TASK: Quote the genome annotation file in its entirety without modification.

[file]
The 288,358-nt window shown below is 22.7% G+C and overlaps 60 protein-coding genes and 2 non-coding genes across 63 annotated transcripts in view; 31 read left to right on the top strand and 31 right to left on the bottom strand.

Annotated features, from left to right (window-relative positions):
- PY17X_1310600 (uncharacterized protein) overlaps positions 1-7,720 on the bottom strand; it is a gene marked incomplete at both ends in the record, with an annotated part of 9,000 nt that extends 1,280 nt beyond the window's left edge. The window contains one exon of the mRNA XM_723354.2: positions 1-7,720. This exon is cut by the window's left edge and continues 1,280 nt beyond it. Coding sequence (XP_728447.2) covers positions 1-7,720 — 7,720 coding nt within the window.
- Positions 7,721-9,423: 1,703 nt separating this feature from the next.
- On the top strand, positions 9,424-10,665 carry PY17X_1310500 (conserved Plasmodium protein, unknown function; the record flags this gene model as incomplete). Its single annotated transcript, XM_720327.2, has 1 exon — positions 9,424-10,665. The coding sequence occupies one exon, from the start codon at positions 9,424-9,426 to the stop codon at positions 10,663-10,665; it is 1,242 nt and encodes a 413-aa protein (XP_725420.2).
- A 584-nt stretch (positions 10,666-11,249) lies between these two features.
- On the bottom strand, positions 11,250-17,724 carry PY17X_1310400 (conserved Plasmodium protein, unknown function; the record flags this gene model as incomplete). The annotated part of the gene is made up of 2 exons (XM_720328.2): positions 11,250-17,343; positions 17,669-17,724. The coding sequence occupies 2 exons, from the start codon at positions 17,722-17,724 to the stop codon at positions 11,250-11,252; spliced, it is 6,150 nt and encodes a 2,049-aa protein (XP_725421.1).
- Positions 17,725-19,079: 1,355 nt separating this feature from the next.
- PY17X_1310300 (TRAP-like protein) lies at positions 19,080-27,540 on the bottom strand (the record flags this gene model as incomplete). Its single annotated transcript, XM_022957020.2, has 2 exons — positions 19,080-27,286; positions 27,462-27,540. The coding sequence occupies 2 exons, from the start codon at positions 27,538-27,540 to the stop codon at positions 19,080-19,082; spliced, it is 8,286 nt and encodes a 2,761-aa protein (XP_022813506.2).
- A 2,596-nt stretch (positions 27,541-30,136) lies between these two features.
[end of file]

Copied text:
The 288,358-nt window shown below is 22.7% G+C and overlaps 60 protein-coding genes and 2 non-coding genes across 63 annotated transcripts in view; 31 read left to right on the top strand and 31 right to left on the bottom strand.

Annotated features, from left to right (window-relative positions):
- PY17X_1310600 (uncharacterized protein) overlaps positions 1-7,720 on the bottom strand; it is a gene marked incomplete at both ends in the record, with an annotated part of 9,000 nt that extends 1,280 nt beyond the window's left edge. The window contains one exon of the mRNA XM_723354.2: positions 1-7,720. This exon is cut by the window's left edge and continues 1,280 nt beyond it. Coding sequence (XP_728447.2) covers positions 1-7,720 — 7,720 coding nt within the window.
- Positions 7,721-9,423: 1,703 nt separating this feature from the next.
- On the top strand, positions 9,424-10,665 carry PY17X_1310500 (conserved Plasmodium protein, unknown function; the record flags this gene model as incomplete). Its single annotated transcript, XM_720327.2, has 1 exon — positions 9,424-10,665. The coding sequence occupies one exon, from the start codon at positions 9,424-9,426 to the stop codon at positions 10,663-10,665; it is 1,242 nt and encodes a 413-aa protein (XP_725420.2).
- A 584-nt stretch (positions 10,666-11,249) lies between these two features.
- On the bottom strand, positions 11,250-17,724 carry PY17X_1310400 (conserved Plasmodium protein, unknown function; the record flags this gene model as incomplete). The annotated part of the gene is made up of 2 exons (XM_720328.2): positions 11,250-17,343; positions 17,669-17,724. The coding sequence occupies 2 exons, from the start codon at positions 17,722-17,724 to the stop codon at positions 11,250-11,252; spliced, it is 6,150 nt and encodes a 2,049-aa protein (XP_725421.1).
- Positions 17,725-19,079: 1,355 nt separating this feature from the next.
- PY17X_1310300 (TRAP-like protein) lies at positions 19,080-27,540 on the bottom strand (the record flags this gene model as incomplete). Its single annotated transcript, XM_022957020.2, has 2 exons — positions 19,080-27,286; positions 27,462-27,540. The coding sequence occupies 2 exons, from the start codon at positions 27,538-27,540 to the stop codon at positions 19,080-19,082; spliced, it is 8,286 nt and encodes a 2,761-aa protein (XP_022813506.2).
- A 2,596-nt stretch (positions 27,541-30,136) lies between these two features.